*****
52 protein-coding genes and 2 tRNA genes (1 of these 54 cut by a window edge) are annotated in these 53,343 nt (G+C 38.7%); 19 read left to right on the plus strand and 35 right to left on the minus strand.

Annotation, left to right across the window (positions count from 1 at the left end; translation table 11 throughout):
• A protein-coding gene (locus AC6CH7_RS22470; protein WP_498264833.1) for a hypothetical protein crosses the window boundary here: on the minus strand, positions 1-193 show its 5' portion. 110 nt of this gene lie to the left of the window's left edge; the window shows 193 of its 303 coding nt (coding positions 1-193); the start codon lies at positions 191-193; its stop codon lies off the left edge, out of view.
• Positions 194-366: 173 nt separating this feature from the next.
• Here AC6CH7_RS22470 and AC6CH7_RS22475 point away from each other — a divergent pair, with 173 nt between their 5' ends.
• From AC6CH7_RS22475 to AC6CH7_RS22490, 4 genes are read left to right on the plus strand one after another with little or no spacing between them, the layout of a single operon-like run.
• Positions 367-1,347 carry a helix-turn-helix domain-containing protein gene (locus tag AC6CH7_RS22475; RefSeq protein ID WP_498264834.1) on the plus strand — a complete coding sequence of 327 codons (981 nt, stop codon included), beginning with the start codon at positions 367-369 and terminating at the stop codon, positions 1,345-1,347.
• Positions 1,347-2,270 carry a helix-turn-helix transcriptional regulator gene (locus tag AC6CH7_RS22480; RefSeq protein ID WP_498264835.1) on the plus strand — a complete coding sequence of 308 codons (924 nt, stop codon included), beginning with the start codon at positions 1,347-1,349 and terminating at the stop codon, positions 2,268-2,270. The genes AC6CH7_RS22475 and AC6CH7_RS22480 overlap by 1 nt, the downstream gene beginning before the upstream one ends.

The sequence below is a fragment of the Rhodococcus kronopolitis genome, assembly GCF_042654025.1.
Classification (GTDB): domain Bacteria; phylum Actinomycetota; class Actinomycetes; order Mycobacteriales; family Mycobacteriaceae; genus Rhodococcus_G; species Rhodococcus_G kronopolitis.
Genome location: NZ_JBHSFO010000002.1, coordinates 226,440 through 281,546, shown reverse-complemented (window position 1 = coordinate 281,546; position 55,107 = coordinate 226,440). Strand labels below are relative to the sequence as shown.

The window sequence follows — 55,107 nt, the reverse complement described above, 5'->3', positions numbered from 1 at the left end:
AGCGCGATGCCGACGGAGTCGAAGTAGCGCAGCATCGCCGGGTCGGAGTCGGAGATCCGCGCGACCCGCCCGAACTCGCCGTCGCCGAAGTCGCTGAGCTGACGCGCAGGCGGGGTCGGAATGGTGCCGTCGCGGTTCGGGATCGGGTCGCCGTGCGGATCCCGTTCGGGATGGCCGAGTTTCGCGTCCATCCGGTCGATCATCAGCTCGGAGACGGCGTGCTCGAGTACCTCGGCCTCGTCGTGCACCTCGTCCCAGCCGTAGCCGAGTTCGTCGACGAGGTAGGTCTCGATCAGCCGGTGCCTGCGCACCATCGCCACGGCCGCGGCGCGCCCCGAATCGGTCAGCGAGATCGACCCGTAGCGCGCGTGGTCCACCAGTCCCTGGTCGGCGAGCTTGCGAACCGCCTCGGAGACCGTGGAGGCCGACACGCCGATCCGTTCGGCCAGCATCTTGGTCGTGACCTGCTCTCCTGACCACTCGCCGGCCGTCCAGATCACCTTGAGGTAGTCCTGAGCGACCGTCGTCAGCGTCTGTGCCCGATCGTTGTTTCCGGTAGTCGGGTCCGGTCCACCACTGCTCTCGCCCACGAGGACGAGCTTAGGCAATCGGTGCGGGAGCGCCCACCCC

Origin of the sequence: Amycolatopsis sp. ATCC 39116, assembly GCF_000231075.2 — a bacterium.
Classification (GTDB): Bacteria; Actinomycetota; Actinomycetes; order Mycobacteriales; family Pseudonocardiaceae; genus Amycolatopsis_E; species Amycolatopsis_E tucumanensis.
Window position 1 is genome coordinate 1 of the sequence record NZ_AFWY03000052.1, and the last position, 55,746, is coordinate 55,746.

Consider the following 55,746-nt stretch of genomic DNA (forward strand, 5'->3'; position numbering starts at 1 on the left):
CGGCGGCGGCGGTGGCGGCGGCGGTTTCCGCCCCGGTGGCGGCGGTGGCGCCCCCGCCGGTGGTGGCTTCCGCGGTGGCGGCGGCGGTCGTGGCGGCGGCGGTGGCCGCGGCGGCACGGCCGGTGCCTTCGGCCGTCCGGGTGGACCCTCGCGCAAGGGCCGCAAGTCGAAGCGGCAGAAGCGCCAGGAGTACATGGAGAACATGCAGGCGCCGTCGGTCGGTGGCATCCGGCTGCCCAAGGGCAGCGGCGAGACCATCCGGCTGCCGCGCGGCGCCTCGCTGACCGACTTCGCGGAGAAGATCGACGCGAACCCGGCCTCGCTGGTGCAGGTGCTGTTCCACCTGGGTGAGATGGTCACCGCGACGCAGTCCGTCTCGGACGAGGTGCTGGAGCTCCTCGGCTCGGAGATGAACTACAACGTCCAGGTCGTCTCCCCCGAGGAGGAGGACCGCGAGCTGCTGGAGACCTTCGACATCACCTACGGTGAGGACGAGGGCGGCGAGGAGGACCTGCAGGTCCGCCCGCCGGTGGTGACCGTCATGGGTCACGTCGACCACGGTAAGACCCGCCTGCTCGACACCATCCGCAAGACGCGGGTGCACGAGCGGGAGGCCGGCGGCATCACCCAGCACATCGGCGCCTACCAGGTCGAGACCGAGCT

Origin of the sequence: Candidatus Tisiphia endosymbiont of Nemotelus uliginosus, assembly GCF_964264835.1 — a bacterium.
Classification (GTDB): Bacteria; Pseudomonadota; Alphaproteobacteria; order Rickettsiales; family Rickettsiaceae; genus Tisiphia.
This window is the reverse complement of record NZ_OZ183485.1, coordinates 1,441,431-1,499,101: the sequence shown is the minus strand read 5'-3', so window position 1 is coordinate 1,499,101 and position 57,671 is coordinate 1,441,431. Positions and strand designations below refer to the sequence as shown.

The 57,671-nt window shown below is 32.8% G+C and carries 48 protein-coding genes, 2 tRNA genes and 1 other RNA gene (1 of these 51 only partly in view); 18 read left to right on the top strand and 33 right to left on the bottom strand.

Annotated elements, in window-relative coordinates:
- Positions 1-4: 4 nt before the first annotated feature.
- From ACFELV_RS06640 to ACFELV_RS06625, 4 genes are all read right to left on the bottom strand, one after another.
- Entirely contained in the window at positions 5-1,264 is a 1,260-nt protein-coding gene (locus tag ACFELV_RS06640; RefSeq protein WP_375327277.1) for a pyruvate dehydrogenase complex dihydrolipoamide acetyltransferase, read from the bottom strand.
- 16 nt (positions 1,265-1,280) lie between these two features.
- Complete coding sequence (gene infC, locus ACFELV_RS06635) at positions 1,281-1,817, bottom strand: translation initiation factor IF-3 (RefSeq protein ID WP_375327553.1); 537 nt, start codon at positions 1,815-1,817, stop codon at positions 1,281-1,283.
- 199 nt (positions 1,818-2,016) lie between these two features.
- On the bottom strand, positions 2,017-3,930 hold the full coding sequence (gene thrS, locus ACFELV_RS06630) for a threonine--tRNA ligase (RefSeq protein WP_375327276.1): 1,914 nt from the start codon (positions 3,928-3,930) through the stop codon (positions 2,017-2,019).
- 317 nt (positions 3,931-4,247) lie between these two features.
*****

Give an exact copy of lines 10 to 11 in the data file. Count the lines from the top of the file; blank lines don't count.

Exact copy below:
Classification (GTDB): domain Bacteria; phylum Actinomycetota; class Actinomycetes; order Mycobacteriales; family Mycobacteriaceae; genus Rhodococcus_G; species Rhodococcus_G kronopolitis.
Genome location: NZ_JBHSFO010000002.1, coordinates 226,440 through 281,546, shown reverse-complemented (window position 1 = coordinate 281,546; position 55,107 = coordinate 226,440). Strand labels below are relative to the sequence as shown.